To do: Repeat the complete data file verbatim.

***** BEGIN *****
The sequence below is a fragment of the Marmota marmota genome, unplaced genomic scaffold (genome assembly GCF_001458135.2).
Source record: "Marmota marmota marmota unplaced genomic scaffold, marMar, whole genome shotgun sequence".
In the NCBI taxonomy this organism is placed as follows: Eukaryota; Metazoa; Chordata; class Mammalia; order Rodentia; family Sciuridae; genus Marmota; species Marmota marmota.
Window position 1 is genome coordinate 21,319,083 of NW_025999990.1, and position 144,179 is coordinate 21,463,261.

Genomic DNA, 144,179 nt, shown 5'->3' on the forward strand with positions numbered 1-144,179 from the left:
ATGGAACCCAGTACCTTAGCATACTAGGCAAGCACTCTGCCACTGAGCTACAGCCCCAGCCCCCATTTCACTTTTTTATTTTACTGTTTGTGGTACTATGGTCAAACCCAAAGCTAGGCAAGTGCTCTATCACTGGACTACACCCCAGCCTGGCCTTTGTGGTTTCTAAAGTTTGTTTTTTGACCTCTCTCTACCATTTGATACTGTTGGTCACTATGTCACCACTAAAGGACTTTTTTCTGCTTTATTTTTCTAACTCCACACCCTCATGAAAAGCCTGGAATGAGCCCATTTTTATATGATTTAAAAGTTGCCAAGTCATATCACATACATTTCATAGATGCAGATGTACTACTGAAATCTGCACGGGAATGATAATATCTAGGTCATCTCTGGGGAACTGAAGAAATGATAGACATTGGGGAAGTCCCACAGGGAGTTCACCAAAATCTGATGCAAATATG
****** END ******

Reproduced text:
The sequence below is a fragment of the Marmota marmota genome, unplaced genomic scaffold (genome assembly GCF_001458135.2).
Source record: "Marmota marmota marmota unplaced genomic scaffold, marMar, whole genome shotgun sequence".
In the NCBI taxonomy this organism is placed as follows: Eukaryota; Metazoa; Chordata; class Mammalia; order Rodentia; family Sciuridae; genus Marmota; species Marmota marmota.
Window position 1 is genome coordinate 21,319,083 of NW_025999990.1, and position 144,179 is coordinate 21,463,261.

Genomic DNA, 144,179 nt, shown 5'->3' on the forward strand with positions numbered 1-144,179 from the left:
ATGGAACCCAGTACCTTAGCATACTAGGCAAGCACTCTGCCACTGAGCTACAGCCCCAGCCCCCATTTCACTTTTTTATTTTACTGTTTGTGGTACTATGGTCAAACCCAAAGCTAGGCAAGTGCTCTATCACTGGACTACACCCCAGCCTGGCCTTTGTGGTTTCTAAAGTTTGTTTTTTGACCTCTCTCTACCATTTGATACTGTTGGTCACTATGTCACCACTAAAGGACTTTTTTCTGCTTTATTTTTCTAACTCCACACCCTCATGAAAAGCCTGGAATGAGCCCATTTTTATATGATTTAAAAGTTGCCAAGTCATATCACATACATTTCATAGATGCAGATGTACTACTGAAATCTGCACGGGAATGATAATATCTAGGTCATCTCTGGGGAACTGAAGAAATGATAGACATTGGGGAAGTCCCACAGGGAGTTCACCAAAATCTGATGCAAATATG